Special limited edition release of the bands 2004 album (released to coincide with their European tour), adds a 4-track bonus disc featuring 'Panthers', 'At Least That's What You Said' (live), 'The Late Greats' (live), 'Handshake Drugs' (live) & 'Kicking Television. Nonesuch. 2005.
Similarly Requested CDs
Grasping for greatness
John Carswell | Franklin, TN | 07/30/2009
(3 out of 5 stars)
A Ghost Is Born
2004; Nonesuch Records
My Rating: 6/10
To me, the trajectory of Wilco's recording career shares a strange correlation with Radiohead's. That continues with their fifth album, A GHOST IS BORN. If YANKEE HOTEL FOXTROT was WILCO's KID A, then yes, this is WILCO's AMNESIAC. It's not just that GHOST's experimentalism seems a bit tried after the resounding avant masterpiece YHF - it's that, at this point, the band seems to be grasping for great ideas rather than letting the joy of making music lead to inspiration.
That being said, I do want to say that A GHOST IS BORN contains some startlingly great songs. "Muzzle of Bees," "Company in My Back," "The Late Greats" - all of these have become live staples for Wilco and for good reason. They are fantastic songs. Similarly, "Spiders (Kidsmoke)" is an adventurous kraut-rock experiment that just rules. It's one of my favorite Wilco tracks, even at close to eleven minutes. However, there are an equal number of disappointments. "At Least That's What You Said" is the worst opener in Wilco's catalog, and "Hell Is Chrome" just drags a little too much. And "Handshake Drugs", though certainly a highlight in Wilco's catalogue, is a little too cleaned up here compared to the earlier, superior version on the MORE LIKE THE MOON EP.
Additionally, A GHOST IS BORN contains what is probably the low point in Wilco's career, the 2-minute song plus 11 minutes of white noise, the inexplicable no matter how hard you try to spin it as art, "Less Than You Think." The song itself doesn't even warrant inclusion, and its only redeeming quality may be that it allowed Tweedy to get a few records full of completely obtuse avant-garde nonsense out of his system. But that's as harsh as I'm going to be on Wilco, band that I love. Regardless of what you could say about this, it is still a WILCO record, and that fact alone makes it enjoyable.
A GHOST IS BORN represents WILCO's attempt to top itself once again. Given that, it's daunting to best a masterpiece. Five albums into a stellar career, it became apparent that they were trying a little too hard to reinvent themselves this time around. Being a WILCO record it contains several great songs, but overall GHOST comes off sounding like the band's mid-life crisis. Thank God they managed to come out of it alive, for there were brighter horizons awaiting the band.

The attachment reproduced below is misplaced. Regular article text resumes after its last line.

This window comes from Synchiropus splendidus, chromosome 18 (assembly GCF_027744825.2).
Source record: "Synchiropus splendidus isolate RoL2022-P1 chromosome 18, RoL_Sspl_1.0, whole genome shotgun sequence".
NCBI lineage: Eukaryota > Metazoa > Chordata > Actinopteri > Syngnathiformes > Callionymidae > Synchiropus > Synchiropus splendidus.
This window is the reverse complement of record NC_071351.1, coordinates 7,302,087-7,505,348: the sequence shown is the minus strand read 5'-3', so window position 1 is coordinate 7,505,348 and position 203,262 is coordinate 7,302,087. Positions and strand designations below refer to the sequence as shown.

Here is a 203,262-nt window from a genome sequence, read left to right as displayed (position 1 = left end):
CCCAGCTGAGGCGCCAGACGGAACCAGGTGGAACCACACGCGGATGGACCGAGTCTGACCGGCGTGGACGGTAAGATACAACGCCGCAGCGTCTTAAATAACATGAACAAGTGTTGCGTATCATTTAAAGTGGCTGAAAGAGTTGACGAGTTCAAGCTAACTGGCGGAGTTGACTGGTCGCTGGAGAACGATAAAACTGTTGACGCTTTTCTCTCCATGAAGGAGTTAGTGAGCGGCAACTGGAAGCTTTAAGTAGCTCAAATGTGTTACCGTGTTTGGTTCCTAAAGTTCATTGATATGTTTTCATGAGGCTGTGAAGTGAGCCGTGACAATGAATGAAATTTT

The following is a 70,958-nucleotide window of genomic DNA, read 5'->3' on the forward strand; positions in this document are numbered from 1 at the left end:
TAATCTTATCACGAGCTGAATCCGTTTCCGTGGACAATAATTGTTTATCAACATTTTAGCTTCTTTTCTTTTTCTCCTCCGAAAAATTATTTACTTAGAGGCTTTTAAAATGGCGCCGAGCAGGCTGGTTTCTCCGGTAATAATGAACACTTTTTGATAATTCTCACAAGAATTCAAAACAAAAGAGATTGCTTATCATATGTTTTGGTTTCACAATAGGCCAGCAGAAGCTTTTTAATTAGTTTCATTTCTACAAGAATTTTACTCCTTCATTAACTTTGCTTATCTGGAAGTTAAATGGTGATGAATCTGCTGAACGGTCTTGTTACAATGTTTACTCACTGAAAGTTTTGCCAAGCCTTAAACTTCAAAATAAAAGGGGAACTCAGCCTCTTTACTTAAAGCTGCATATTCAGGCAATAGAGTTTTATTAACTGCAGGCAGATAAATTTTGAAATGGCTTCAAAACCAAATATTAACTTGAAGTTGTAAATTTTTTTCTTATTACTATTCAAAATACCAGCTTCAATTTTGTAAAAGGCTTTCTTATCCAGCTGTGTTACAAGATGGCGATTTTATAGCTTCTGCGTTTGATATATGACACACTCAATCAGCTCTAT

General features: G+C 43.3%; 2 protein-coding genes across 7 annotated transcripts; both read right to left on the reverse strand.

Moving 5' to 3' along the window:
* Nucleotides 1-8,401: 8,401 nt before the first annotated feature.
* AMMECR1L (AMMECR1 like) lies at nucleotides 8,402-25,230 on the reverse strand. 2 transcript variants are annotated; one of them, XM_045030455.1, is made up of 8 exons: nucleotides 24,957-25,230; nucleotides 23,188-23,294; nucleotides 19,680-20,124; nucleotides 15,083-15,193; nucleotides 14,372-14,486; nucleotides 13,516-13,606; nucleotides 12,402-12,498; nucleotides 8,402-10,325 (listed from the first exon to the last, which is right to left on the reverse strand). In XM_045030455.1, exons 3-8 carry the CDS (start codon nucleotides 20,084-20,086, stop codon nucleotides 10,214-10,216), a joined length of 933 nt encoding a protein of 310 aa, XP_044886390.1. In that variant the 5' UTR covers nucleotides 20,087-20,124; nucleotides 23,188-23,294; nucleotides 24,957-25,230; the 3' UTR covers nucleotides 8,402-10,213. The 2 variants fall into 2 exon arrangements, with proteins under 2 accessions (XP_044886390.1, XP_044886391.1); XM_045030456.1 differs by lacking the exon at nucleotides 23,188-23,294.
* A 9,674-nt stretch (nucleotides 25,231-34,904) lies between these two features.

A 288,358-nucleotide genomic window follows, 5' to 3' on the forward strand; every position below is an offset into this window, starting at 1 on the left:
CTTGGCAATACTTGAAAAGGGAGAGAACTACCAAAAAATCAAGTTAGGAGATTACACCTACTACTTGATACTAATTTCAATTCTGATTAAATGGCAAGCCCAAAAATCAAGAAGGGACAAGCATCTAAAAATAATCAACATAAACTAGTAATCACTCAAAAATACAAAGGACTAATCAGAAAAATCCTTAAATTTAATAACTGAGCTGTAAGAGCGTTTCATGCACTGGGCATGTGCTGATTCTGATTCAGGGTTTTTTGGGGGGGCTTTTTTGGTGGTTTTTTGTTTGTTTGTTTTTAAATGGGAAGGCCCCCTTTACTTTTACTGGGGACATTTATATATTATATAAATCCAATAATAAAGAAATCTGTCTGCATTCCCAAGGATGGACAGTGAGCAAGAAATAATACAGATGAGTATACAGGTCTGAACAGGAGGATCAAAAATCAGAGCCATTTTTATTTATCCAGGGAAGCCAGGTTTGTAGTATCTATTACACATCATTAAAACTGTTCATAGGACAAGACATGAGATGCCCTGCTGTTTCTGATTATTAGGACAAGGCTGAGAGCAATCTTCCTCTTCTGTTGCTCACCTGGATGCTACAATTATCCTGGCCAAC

I recommend A GHOST IS BORN only for WILCO die-hards and completists. Many of GHOST's tracks can be found in superior form on the live record KICKING TELEVISION.
1. At Least That's What You Said (3/5)
2. Hell Is Chrome (2.5/5)
3. Spiders (Kidsmoke) (5/5)
4. Muzzle of Bees (5/5)
5. Hummingbird (4/5)
6. Handshake Drugs (3.5/5)
7. Company in My Back (4/5)
8. Wishful Thinking (4/5)
9. I'm a Wheel (2/5)
10. Theologians (2.5/5)
11. Less Than You Think (1/5)
12. The Late Greats (4/5)"
My favorite Wilco album
Curmudgeon | central Colorado | 11/06/2009
(5 out of 5 stars)
"I've been listening to Wilco for about 5 years, starting out with Yankee Hotel Foxtrot, which made me rethink the state of American music. At age 60, I had thought nothing came up to the standards of 1960s-70s rock and roll. YHF made me start listening again, and that has led to what are, for me, some amazing discoveries (and it has reduced my opinion of some of the music of my youth).
I bought A Ghost is Born as soon as it was released, and, at first, I was disappointed. My wife hated the noise, and I didn't like it much either. But, after 4 years, the album keeps getting better for me. Just when I get into the musicality of some of the "easier" songs (whose standards are still higher than those of 95% of the stuff you hear), something ominous-sounding creeps in and changes my mood. There's nothing pretentious or arty about this album. It's take-it-or-leave-it creative. YHF is still my second-favorite Wilco album, but the two are quite different animals.
Wilco is the best band I've heard in many years. If you already like them, get in your car and go to a live concert. They'll blow you away. They are not only amazing performers, but they're the most generous band I've heard live. They play on and on, and the feedback between the band and the audience is amazing."